An Introduction to SSH
If you’re a Web developer, a system administrator or anyone else who needs remote access to a computer, you might want to try SSH.
SSH stands for Secure SHell. In the past, if you wanted to log into a system, you would have used Telnet. And for many years, that’s what people did. But there was one small problem. Telnet trasmitted information in plain text, including passwords. That meant someone who was up to no good could eavesdrop on the connections and steal passwords and usernames in order to break into the system. SSH is different because the connection is encrypted.
If you’re a geek who’s not intimidated by the command line, SSH is convenient, because it’s free, clients are installed on must Unixish systems, including Mac OS X, and it’s pretty secure, as mentioned previously. If you’re using Windows, you can download PuTTY, a free Telnet/SSH client. Most Unix systems use OpenSSH.
You can just jump in and use SSH by just logging in using ssh [email protected] or from PuTTY. The picture above shows me logged into SDF, a service that provides free shell accounts, from my MacBook Pro.
If you want to be able to log in without using a password, you can generate a key pair using ssh-keygen. This makes use of the concept of public key cryptography. You stash the public key on your remote host and SSH compares it with your private key on your computer and lets you log in without a password.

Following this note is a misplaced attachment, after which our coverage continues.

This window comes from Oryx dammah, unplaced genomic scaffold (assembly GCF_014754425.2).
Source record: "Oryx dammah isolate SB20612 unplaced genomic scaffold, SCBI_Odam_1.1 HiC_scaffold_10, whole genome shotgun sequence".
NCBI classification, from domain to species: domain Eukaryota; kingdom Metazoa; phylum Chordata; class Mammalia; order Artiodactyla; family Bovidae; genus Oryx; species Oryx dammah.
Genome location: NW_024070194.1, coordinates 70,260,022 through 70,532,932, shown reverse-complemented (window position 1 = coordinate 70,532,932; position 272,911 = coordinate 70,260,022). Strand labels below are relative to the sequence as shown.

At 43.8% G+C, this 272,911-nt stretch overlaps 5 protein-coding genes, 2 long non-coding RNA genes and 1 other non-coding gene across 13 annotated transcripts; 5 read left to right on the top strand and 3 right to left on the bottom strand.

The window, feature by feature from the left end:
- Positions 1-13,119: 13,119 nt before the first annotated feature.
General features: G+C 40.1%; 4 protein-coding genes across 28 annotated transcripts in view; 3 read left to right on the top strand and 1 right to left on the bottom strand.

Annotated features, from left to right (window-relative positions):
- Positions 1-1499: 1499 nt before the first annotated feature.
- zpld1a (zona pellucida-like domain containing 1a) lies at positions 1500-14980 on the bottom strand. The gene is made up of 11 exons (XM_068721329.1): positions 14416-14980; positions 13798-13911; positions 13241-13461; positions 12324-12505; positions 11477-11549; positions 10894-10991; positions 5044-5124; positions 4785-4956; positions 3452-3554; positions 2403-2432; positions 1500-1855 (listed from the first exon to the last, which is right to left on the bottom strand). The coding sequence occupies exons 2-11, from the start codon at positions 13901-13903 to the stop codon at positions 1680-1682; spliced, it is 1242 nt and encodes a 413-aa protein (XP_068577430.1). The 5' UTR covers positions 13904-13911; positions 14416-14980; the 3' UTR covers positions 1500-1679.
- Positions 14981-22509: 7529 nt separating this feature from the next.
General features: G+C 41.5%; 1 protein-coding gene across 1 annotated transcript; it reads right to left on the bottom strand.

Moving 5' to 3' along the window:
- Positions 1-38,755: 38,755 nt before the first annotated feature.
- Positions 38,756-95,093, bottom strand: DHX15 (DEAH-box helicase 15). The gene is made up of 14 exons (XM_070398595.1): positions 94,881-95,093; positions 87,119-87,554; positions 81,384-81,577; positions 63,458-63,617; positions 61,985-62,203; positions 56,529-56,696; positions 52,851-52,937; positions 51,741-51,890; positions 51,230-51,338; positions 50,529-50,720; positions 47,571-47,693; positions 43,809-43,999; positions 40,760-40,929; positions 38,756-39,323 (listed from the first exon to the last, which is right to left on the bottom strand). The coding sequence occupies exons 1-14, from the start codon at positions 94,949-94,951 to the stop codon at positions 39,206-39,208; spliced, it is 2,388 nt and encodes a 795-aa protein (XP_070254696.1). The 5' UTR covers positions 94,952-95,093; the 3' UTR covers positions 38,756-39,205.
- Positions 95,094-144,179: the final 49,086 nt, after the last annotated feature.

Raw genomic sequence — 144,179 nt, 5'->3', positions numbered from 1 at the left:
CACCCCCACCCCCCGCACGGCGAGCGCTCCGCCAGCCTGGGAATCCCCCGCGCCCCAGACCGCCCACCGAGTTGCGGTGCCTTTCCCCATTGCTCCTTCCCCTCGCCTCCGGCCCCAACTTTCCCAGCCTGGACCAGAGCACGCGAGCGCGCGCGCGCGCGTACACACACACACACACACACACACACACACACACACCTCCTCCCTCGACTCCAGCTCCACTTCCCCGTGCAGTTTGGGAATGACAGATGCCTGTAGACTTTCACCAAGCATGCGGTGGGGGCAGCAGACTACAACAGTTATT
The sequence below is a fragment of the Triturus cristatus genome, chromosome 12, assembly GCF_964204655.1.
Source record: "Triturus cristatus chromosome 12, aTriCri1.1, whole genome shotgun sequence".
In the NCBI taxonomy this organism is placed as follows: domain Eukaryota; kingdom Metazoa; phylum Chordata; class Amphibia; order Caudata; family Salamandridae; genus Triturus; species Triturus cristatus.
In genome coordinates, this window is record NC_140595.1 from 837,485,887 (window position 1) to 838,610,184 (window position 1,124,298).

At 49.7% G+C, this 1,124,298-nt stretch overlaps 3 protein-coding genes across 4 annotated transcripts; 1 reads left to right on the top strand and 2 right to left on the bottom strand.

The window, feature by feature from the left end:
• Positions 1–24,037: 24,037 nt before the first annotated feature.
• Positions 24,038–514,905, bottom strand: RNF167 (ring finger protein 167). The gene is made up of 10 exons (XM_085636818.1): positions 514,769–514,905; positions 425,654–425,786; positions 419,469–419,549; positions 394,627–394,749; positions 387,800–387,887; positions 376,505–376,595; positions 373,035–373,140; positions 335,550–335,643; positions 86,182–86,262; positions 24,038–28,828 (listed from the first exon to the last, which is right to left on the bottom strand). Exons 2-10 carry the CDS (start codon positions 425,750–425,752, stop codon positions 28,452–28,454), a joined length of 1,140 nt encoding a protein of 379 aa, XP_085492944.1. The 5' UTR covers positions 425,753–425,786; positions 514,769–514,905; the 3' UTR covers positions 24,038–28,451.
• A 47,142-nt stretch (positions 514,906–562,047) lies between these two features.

You can generate the key pair using ssh-keygen at the command prompt or from within PuTTY. You’ll have a choice of several encryption algorithms. The default, RSA, is pretty secure. You’ll also have the option of picking a passphrase, which is like a passwrod but can be a lot longer. If you want one, make sure to pick a passphrase that’s difficult to guess. If not, you can just hit enter.
When your key is generated, your public key should be in .ssh/id_rsa.pub in your home directory. (Note that it starts with a “.”) Copy the contents of this file in to the .ssh/authorized_keys on your remote system, and you can log in securely without being prompted for a password.
This should be enough to get you started logging into your computers over the Internet safely and securely. For some programs you might want to use with SSH, see our post titled 6 Best Text-Only Applications. SSH comes standard on a lot of Unix systems, so check out our post on 5 BSD-based operating systems (OpenBSD also currently maintains OpenSSH) and 6 Linux Distros to Run from a USB drive.